Namibia: Oppi-Koppi, the Precious Hidden Rock of Kamanjab

Kamanjab — Arriving in the sleepy village of Kamanjab, about 550 kilometres from Windhoek, one is tempted to believe this is a ghost town. Alas, somewhere in the middle of this dead town lies Oppi-Koppi, the hidden treasure of Namibia.

A mere glimpse of the guest lodge and restaurant symbolises ancient German architecture but not so for the food and festivities that this place offers.

It is one of those places where you find party freaks, the affluent and even tourists thronging the mighty Kunene region, but never seem to have enough of the place.

"In our country tourists are not taken seriously, but in Namibia we feel more important because people have respect for us," says one of the revellers, Dan Cruz, while socialising with friends at Oppi-Koppi.

Oppi-Koppi is the place with a rich taste of African nature and credited as the "birthplace of farm-to-table" dining.

One would not know what Oppi-Koppi is until you drive into the heart of a small town of Kamanjab.

You get to experience the safari feeling as you walk into the architecture and interior design of Oppi-Koppi, which means 'on the hill' in Afrikaans.

Situated in the north-west of Namibia, 70km from Etosha, one cannot be wrong to call it the diamond of Kamanjab, as it is a tourist and local best spot.

The place is amazing for campers and leisure lovers. It is characterised by polished brown walls and posted on them are carcasses of wild animals and creative notes inspired by an African rich diversity.

Owned by Belgium and Holland nationals, Oppi-Koppi's nature is inspired by a rich African creation, which makes the place unique, interesting and local.

This place is the perfect spot to take-out pizza lovers. Who would not want a taste of the juicy mega pizza?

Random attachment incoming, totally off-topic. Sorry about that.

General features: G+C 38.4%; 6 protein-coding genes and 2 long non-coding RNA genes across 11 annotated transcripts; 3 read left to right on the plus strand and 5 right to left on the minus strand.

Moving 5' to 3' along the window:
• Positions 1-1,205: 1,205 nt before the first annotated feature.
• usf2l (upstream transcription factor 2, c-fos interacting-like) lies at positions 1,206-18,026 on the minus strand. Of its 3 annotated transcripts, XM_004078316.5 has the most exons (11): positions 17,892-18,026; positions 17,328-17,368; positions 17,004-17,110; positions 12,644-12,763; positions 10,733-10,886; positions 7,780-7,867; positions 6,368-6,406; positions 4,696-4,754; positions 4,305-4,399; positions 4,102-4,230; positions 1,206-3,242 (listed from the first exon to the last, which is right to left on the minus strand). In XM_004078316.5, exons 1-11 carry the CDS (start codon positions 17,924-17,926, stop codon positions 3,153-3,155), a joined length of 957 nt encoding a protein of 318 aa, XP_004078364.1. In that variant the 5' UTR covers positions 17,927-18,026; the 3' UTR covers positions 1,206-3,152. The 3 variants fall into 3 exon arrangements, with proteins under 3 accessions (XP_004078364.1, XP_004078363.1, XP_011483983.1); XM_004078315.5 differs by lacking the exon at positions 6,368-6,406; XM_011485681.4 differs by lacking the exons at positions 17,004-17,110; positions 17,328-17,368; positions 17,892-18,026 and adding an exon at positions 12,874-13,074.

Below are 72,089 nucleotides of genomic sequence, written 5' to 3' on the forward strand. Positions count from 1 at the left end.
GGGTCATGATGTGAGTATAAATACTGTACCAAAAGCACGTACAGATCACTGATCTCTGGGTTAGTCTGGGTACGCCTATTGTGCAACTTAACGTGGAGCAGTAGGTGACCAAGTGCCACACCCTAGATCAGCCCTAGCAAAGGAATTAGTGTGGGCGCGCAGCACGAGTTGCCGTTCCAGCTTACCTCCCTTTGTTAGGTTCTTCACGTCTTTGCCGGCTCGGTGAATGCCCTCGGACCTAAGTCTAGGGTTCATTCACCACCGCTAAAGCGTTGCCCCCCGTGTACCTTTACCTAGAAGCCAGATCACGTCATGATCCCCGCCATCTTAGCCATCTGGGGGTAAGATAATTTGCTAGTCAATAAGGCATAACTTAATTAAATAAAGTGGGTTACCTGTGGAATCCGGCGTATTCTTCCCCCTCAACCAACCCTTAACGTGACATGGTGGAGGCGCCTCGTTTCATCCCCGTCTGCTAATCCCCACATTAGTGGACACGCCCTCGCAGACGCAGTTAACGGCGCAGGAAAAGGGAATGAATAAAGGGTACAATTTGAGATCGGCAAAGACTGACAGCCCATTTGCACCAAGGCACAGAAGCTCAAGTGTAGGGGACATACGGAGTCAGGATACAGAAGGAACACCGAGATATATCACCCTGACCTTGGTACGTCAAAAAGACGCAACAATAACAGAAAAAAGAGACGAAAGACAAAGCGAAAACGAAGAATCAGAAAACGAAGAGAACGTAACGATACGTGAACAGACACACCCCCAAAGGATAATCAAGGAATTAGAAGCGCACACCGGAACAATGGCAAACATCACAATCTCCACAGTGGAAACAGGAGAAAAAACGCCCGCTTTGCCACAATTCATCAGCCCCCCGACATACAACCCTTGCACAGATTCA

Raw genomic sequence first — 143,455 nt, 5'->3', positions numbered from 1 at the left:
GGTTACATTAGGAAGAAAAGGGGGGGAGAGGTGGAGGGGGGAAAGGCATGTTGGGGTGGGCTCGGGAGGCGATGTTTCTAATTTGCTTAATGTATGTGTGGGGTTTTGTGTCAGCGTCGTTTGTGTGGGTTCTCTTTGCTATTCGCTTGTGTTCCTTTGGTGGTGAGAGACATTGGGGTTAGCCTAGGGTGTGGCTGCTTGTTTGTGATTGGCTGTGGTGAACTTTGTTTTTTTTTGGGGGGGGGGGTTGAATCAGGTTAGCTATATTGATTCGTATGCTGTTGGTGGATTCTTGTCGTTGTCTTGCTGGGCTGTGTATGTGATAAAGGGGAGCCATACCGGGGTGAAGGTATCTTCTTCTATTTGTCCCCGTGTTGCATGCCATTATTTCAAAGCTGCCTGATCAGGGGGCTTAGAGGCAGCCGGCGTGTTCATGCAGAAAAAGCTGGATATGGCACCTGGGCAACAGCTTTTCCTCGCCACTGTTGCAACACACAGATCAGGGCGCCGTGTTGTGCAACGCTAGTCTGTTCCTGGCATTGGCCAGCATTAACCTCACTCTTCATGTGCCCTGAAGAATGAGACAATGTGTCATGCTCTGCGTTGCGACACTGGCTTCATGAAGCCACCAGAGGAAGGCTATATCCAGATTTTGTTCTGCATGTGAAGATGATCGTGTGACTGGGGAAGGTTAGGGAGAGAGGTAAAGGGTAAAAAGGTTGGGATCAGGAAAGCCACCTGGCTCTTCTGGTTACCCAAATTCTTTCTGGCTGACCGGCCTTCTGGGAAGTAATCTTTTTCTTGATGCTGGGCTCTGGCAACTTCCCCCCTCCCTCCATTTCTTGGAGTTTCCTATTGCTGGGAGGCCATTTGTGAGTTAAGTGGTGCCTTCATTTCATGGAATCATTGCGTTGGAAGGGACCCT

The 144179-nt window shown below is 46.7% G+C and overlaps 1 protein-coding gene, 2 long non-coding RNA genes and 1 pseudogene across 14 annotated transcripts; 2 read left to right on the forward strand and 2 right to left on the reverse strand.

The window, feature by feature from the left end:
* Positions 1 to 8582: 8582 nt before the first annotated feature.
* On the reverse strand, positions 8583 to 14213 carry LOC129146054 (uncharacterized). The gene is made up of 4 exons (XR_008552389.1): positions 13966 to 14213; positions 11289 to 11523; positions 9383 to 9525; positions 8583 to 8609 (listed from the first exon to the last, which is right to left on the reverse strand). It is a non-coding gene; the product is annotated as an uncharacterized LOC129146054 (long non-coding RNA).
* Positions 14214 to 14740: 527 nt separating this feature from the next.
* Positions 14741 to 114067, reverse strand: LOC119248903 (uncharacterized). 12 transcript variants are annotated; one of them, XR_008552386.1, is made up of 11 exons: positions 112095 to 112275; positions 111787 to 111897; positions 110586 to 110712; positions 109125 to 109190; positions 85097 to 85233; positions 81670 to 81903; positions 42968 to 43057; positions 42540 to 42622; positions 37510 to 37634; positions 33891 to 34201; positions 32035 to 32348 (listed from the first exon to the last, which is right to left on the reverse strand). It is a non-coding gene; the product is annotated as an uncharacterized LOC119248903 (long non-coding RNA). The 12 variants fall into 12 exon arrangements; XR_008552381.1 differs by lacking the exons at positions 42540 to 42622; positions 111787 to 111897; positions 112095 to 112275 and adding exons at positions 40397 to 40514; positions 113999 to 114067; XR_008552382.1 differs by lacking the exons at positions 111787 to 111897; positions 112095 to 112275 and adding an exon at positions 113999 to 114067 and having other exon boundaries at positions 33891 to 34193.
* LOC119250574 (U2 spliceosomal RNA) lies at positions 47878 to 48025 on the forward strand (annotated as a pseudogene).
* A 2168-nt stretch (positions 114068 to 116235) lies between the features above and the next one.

Dining out presents a great opportunity to unwind, relax and enjoy a delicious meal in a great atmosphere surrounded by bushes with great melodies from birds.

What makes Oppi-Koppi more interesting is not just the outstanding workers' service but also their friendliness to porcupines.

Workers at Oppi-Koppi feed wild porcupines that come to the lodge, which gives the place a great view for guests.

It has a big swimming pool surrounded by creative wooden furniture under thatched roofs.

When people walk into the restaurant through the creative door, they are expecting to enjoy the bliss of cool blue water and a cold wine that comes with a hot tasty barbeque.

It is a quiet place to enjoy and recharge before continuing the journey to Windhoek, Damaraland and Kaokoland.

A long dining table, which is perfect for shared meals and safari stories, can be found outside, where you can feel the energy flowing in from the surrounding bush and the beautiful smiles of waitresses.

The manager of the place, Catharien Malaisse says the lodge has created job opportunities and in average employs 38 workers, most of them are from the area.

Job opportunities in Namibia are a big concern and Oppi-Koppi has contributed to the employment situation and made it easier for young people in Kamanjab.

The extra-ordinary lodge meets the interests of both city lovers and village lovers, as it has modern creations with a cultural taste.

Set outside of the main building are larger than double rooms with similar facilities, which include bathroom with shower or shower only, the choice depends on the guests.

They have 12 luxury rooms with air conditioning and five campsites.

The bar is one of the most prominent features of the lodge that makes it interesting because of the unique German drinks sold and at reasonable prices.

With it's extra-ordinary nature, Oppi-Koppi also has its imperfections.

It is unfair that when someone goes to Oppi-Koppi to have a bit of refreshment they are told that the swimming pool is only for those that have booked a room in the lodge.

In my own opinion, the lodge has failed its customers because sometimes their intentions of visiting the lodge are to swim and just have fun without spending a night at the lodge.

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